A document signed by Britain's King Richard III will be auctioned in Los Angeles next week, two months after scientists found the ancient royal's remains under a modern-day car park.
The document, signed by the British royal before he took the throne, is believed to be one of only three Richard III documents to go under the hammer in the last three decades, said Nate D Sanders auction house.
"This document is signed by Richard when he was Duke of Gloucester, a position given to him by his brother, King Edward IV," said Sanders. "This is especially ironic because it was Edward's sons that Richard reportedly killed in the Tower of London."
The signet-sealed document is signed "R. Gloucestre," and the reference to him as "Constable and Admyral of England" dates it to somewhere between 1473-77, when the British royal was in his 20s, Sanders said.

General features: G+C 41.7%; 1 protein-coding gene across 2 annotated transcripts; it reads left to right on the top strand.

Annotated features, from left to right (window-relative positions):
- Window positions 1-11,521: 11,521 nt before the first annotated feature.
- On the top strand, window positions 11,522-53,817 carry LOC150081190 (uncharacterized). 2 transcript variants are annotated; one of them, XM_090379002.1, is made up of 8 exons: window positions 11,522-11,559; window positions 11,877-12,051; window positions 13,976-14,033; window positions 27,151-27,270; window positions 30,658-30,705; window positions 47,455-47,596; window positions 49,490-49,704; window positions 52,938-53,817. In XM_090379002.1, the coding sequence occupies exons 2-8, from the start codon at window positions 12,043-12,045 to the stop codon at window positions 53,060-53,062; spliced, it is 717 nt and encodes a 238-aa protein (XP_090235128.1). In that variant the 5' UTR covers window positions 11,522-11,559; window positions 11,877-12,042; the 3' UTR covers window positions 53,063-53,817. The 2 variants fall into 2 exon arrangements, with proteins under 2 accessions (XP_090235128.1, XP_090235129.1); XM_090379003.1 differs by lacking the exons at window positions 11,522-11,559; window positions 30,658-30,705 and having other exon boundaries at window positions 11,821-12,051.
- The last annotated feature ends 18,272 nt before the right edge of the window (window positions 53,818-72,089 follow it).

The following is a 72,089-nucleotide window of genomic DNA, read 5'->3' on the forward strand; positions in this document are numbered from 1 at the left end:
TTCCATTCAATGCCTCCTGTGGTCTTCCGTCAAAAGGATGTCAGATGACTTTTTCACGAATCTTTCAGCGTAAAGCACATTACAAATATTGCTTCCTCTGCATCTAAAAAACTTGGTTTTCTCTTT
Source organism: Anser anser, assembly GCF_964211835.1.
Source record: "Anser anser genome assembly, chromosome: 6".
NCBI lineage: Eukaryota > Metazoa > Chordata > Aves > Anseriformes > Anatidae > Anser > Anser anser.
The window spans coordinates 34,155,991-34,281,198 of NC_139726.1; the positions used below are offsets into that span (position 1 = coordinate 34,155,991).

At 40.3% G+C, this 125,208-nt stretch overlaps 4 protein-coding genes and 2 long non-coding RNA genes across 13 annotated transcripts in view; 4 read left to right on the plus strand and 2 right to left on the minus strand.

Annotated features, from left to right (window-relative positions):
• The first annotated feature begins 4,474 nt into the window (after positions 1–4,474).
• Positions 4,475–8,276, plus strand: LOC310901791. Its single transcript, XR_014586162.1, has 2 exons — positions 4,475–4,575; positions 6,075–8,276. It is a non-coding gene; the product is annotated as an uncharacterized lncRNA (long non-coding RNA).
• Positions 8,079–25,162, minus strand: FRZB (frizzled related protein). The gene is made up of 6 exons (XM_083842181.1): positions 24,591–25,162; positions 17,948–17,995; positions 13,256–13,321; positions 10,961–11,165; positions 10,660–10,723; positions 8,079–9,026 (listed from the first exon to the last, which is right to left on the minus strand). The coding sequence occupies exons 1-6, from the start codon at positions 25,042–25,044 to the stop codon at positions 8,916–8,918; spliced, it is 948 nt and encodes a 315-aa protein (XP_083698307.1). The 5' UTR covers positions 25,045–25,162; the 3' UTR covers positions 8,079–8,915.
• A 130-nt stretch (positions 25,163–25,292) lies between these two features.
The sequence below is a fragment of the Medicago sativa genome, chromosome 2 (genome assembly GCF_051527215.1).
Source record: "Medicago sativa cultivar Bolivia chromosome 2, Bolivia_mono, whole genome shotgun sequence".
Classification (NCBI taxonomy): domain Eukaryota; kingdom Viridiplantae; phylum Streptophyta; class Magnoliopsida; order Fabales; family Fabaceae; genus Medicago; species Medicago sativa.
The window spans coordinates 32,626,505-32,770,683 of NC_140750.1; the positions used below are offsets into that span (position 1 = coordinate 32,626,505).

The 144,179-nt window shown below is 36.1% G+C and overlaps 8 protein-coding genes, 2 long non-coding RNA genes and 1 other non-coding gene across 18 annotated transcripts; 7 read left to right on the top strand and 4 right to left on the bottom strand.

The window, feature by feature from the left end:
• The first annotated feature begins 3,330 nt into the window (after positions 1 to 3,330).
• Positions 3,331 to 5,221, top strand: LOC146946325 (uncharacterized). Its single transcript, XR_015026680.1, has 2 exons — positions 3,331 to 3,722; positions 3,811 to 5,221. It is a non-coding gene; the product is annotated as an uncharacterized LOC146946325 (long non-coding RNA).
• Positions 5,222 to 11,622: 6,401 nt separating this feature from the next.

In the document, Richard intervenes in a land dispute between Ralph Neville, 2nd Earl of Westmorland, and some of his tenants.
At the time Richard was a powerful landowner and political force to be reckoned with in the north of England, in the process of establishing his future reign as King of England.
The document, which will be auctioned next Tuesday, April 2, is estimated to sell for $75,000-$125,000.
British scientists confirmed in February that a skeleton found under a car park in the English city of Leicester was that of the controversial king, widely depicted as one of history's most notorious villains.
The discovery has caused huge excitement among historians, as it provides firm evidence about a monarch whose life has been shrouded in controversy since his death at the Battle of Bosworth in 1485, at the age of 32.
The find also triggered a row between those who want the former monarch buried in York, and those who wish for him to be interred in Leicester, where his remains were found.